The association between optimism and cardiovascular health was even stronger when socio-demographic characteristics such as age, race and ethnicity, income and education status were factored in. People who were the most optimistic were twice as likely to have ideal cardiovascular health, and 55 percent more likely to have a total health score in the intermediate range, the researchers found. This could have important clinical implications, said Dr. Hernandez, particularly in light of a 2013 study found that a one-point increase in an individual’s total-health score on the LS7 was associated with an 8 percent reduction in their risk of stroke.

Further analysis revealed that optimists had significantly better blood sugar and total cholesterol levels than their counterparts. They were also more physically active, had healthier body mass indexes and were less likely to smoke, the researchers found.

Dr. Fernandez says the mounting evidence of the protective benefits of optimism signals an important area to explore further, particularly given the burden of cardiovascular problems in the nation. The Centers for Disease Control and Prevention estimates that heart disease causes one in four deaths in the United States, while someone has a stroke every 40 seconds.

“At the population level, even this moderate difference in cardiovascular health translates into a significant reduction in death rates,” she said. “This evidence, which is hypothesized to occur through a biobehavioral mechanism, suggests that prevention strategies that target modification of psychological well-being — e.g., optimism — may be a potential avenue for AHA to reach its goal of improving Americans’ cardiovascular health by 20 percent before 2020.”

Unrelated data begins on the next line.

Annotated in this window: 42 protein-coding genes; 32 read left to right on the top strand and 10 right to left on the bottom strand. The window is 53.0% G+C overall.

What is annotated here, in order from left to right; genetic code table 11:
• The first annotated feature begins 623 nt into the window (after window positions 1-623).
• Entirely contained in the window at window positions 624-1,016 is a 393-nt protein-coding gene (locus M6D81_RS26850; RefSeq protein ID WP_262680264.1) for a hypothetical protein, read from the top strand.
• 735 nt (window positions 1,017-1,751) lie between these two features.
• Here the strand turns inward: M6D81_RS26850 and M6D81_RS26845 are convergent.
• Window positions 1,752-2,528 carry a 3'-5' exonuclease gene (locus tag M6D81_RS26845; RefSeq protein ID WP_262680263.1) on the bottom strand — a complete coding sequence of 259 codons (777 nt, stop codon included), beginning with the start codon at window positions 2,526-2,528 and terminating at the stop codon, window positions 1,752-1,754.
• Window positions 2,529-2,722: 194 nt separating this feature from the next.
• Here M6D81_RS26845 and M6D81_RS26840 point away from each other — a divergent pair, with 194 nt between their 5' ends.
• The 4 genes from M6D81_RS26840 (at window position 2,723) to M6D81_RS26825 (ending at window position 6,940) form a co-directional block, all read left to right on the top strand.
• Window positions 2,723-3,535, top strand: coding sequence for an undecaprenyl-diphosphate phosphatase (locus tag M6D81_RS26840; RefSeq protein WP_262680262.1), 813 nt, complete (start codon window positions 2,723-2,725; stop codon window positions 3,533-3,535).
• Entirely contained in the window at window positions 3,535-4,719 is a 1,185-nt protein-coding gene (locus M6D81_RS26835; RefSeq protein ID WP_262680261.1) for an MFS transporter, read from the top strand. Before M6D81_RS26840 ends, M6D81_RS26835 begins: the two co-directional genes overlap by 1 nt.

Longitudinal analysis underway

Believed to be the first study to examine the association of optimism and cardiovascular health in a large, ethnically and racially diverse population, the sample for the current study was 38 percent white, 28 percent African-American, 22 percent Hispanic/Latino and 12 percent Chinese.

Data for the study were derived from the Multi-Ethnic Study of Atherosclerosis, an ongoing examination of subclinical cardiovascular disease that includes 6,000 people from six U.S. regions, including Baltimore, Chicago, Forsyth County in North Carolina, and Los Angeles County.

Begun in July 2000, MESA followed participants for 11 years, collecting data every 18 months to two years. Dr. Hernandez, who is an affiliated investigator on MESA, is leading a team in conducting prospective analyses on the associations found between optimism and heart health. In 2012, the Harvard team published the first and largest systematic review on the topic, finding a connection between optimism and a reduced risk of heart attacks, strokes, and other cardiovascular events.

“We now have available data to examine optimism at baseline and cardiovascular health a decade later,” said Dr. Hernandez. She expects the team will have an abstract on the longitudinal analysis completed in 2015.

Among other things, Dr. Hernandez said they hope their future research will help them sort out exactly how optimism and heart health are related. For instance, although the evidence clearly suggests a connection, it is not yet known whether optimism or healthy behaviors come first. It could be that happier, more positive people are more likely to engage in healthy behaviors, which in turn improves factors like blood pressure. It could also be that engaging in healthy behaviors and having a better biological profile helps boost psychological well-being. Longitudinal data will help resolve these questions, said Dr. Hernandez.